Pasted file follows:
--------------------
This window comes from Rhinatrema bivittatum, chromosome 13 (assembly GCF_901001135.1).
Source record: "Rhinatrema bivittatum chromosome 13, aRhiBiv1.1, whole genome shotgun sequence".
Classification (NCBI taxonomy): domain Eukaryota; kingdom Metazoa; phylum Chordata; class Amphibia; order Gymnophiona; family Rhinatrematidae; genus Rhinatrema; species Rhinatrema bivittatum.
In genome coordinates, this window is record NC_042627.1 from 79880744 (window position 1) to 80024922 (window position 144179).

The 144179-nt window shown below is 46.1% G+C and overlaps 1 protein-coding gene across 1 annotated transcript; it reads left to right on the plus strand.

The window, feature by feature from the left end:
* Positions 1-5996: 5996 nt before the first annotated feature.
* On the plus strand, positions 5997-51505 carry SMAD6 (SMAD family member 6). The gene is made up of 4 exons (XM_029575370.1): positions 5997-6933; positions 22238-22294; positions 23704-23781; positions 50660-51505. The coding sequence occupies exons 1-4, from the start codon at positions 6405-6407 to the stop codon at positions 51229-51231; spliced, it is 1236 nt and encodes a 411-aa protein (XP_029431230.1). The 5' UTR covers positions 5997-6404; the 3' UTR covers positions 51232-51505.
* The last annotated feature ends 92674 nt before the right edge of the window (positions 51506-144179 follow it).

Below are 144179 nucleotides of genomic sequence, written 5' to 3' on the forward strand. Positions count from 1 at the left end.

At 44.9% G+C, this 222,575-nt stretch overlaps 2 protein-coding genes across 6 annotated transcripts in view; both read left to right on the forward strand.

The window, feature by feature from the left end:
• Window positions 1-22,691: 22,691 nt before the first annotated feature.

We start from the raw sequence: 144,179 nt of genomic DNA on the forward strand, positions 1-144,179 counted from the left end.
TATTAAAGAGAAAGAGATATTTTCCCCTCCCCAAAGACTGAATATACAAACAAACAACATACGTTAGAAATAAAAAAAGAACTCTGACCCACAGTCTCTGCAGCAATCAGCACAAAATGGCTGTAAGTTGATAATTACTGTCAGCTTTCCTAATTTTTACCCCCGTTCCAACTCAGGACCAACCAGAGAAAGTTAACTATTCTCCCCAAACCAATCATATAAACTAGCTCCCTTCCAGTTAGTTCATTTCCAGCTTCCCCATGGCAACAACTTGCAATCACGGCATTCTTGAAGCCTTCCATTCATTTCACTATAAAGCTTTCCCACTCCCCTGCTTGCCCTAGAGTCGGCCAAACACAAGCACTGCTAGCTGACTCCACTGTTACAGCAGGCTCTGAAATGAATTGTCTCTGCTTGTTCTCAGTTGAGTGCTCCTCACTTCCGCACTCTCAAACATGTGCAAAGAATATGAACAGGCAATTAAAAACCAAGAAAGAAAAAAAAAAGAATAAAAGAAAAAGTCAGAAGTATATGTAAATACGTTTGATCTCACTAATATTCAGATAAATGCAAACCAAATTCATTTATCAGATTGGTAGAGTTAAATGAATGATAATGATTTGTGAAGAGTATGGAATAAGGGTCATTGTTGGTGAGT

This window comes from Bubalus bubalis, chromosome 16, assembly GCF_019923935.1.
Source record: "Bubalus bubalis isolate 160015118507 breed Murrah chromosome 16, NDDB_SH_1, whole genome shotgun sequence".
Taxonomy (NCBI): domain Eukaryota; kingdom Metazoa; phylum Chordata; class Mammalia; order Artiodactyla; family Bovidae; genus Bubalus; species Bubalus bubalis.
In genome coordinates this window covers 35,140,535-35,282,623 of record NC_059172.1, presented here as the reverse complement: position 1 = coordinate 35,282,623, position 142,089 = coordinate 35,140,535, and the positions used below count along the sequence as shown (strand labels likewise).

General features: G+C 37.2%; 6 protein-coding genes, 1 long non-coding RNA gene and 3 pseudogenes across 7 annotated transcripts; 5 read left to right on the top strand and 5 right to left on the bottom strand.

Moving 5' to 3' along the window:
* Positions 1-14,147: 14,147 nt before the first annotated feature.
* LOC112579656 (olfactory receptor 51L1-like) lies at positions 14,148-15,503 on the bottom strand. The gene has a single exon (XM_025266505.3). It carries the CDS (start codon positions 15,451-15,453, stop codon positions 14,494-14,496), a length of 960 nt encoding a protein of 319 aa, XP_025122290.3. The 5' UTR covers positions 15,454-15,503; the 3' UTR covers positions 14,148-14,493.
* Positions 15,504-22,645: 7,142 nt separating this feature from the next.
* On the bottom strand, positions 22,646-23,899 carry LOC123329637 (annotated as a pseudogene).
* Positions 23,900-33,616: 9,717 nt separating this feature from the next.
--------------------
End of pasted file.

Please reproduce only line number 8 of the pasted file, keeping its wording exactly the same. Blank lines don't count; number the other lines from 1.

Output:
* On the plus strand, positions 5997-51505 carry SMAD6 (SMAD family member 6). The gene is made up of 4 exons (XM_029575370.1): positions 5997-6933; positions 22238-22294; positions 23704-23781; positions 50660-51505. The coding sequence occupies exons 1-4, from the start codon at positions 6405-6407 to the stop codon at positions 51229-51231; spliced, it is 1236 nt and encodes a 411-aa protein (XP_029431230.1). The 5' UTR covers positions 5997-6404; the 3' UTR covers positions 51232-51505.